This is an unofficial snapshot of the ISO/IEC JTC1 SC22 WG21 Core Issues List revision 112e. See for the official list.


456. Is initialized const int or const bool variable a null pointer constant?

Section: 7.3.12  [conv.ptr]     Status: NAD     Submitter: Lloyd Lewins     Date: 31 Jan 2004

In the following code, I expect both "null" and "FALSE" to be null pointer constants -- and that the code should compile and output the string "int*" twice to cout:

#include <iostream>

using namespace std;

void foo(int* p)
     cout << "int*" << endl;

int main(void)
     const int null = 0;
     const bool FALSE = false;

ISO/IEC 14882-1998 7.3.12 [conv.ptr] states:

An integral constant expression rvalue of integer type that evaluates to zero (called a /null pointer constant/) can be converted to a pointer type.

Stroustrup appears to agree with me -- he states (3rd edition page 88):

In C, it has been popular to define a macro NULL to represent the zero pointer. Because of C++`s tighter type checking, the use of plain 0, rather than any suggested NULL macro, leads to fewer problems. If you feel you must define NULL, use:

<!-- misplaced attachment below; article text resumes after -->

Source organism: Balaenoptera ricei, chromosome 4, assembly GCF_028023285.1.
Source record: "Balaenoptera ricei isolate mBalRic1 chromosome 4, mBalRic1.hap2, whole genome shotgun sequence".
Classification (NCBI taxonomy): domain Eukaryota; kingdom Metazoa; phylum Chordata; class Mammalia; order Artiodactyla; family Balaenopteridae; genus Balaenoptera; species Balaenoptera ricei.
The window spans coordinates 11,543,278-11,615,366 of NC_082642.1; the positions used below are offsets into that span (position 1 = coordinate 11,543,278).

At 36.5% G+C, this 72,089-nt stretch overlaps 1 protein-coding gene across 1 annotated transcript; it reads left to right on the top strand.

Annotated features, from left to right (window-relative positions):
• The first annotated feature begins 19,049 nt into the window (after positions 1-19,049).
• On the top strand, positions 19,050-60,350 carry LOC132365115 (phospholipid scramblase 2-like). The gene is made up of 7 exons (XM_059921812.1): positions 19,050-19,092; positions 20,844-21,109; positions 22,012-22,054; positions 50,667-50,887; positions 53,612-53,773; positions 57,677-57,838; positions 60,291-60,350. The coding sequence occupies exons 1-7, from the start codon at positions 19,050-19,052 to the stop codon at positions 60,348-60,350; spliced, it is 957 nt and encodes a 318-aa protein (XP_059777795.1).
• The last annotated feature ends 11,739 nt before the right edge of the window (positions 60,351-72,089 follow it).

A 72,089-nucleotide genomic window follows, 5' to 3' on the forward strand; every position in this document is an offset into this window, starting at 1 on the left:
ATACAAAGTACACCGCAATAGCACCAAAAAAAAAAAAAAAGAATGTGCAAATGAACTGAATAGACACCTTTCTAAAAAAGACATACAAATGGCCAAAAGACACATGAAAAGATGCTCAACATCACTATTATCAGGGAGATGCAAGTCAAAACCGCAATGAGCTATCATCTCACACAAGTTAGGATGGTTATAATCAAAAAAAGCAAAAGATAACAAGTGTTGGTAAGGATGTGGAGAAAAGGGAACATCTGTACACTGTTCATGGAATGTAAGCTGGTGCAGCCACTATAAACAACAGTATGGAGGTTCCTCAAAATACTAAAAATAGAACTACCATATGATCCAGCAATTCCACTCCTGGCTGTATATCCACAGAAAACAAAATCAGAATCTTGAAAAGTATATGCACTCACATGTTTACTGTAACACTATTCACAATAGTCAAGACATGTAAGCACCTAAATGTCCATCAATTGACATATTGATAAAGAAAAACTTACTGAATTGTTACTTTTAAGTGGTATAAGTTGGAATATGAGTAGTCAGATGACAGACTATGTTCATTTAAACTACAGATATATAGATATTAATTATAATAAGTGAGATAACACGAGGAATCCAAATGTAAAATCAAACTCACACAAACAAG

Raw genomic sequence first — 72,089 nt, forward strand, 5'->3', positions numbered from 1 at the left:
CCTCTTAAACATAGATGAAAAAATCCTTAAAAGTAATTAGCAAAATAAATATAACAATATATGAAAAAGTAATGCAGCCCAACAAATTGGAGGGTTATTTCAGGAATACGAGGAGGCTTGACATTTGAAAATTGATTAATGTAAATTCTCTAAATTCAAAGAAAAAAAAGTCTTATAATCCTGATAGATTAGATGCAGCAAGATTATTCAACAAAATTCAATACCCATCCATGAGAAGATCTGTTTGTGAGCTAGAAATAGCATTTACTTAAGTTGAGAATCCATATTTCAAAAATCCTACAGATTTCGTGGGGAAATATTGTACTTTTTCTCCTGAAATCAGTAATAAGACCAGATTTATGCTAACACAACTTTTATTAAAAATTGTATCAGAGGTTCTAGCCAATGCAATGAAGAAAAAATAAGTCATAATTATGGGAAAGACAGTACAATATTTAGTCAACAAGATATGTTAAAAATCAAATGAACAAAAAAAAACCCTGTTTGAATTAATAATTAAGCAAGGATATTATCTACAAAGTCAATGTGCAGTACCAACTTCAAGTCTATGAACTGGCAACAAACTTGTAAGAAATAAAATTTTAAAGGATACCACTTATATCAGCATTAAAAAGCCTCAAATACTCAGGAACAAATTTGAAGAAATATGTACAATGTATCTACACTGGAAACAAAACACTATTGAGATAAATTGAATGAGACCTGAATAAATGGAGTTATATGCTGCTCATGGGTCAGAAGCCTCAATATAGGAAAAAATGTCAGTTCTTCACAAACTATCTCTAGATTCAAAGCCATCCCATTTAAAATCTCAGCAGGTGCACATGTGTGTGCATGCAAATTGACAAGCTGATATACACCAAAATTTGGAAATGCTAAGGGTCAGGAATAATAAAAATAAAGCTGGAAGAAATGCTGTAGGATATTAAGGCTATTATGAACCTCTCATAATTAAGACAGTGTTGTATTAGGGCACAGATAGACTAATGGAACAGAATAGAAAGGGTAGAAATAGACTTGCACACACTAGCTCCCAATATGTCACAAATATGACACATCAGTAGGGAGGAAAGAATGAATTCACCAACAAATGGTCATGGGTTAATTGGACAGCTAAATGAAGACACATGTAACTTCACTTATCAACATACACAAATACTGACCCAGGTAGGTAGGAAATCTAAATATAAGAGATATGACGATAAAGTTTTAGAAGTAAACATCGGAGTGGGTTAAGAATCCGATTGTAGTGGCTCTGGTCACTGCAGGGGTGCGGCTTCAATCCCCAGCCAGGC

const int NULL = 0;

However gcc 3.3.1 rejects this code with the errors: error: invalid conversion from `int' to `int*' error: cannot convert `const bool' to `int*' for argument `1' to `
         void foo(int*)'

I have reported this as a bug (, but the gcc team states that 4.10 requires that a null pointer constant must be an rvalue -- and no implicit conversion from an lvalue to an rvalue is required (

a null pointer constant is an integral constant expression rvalue that evaluates to zero [4.10/1] in this case `null' is an lvalue. The standard does not specify that lvalue->rvalue decay happens here, so `null' is not a null pointer constant.

I disagree with the gcc teams interpretation -- I don't see why 7.2.1 [basic.lval] doesn't apply:

Whenever an lvalue appears in a context where an rvalue is expected, the lvalue is converted to an rvalue;

The insertion of the word rvalue appears to have occurred during standardization -- it is not present in either Stroustrup 2nd edition or the 3rd edition. Does the committee deliberately intend to exclude an lvalue as a null pointer constant by adding the word rvalue? If so, it leads to the rather bizarre fact that "null" is not a null pointer constant, but "null + 0" is!

Notes from the March 2004 meeting:

We think this is just a bug in gcc. The const variable does get converted to an rvalue in this context. This case is not really any different than cases like

  const int null = 0;
  int i = null;
  const int i = 1;
  int a[i];
(which are accepted by gcc). No one would argue that the second lines of those examples are invalid because the variables are lvalues, and yet the conversions to rvalue happen implicitly for the same reason cited above -- the contexts require an rvalue.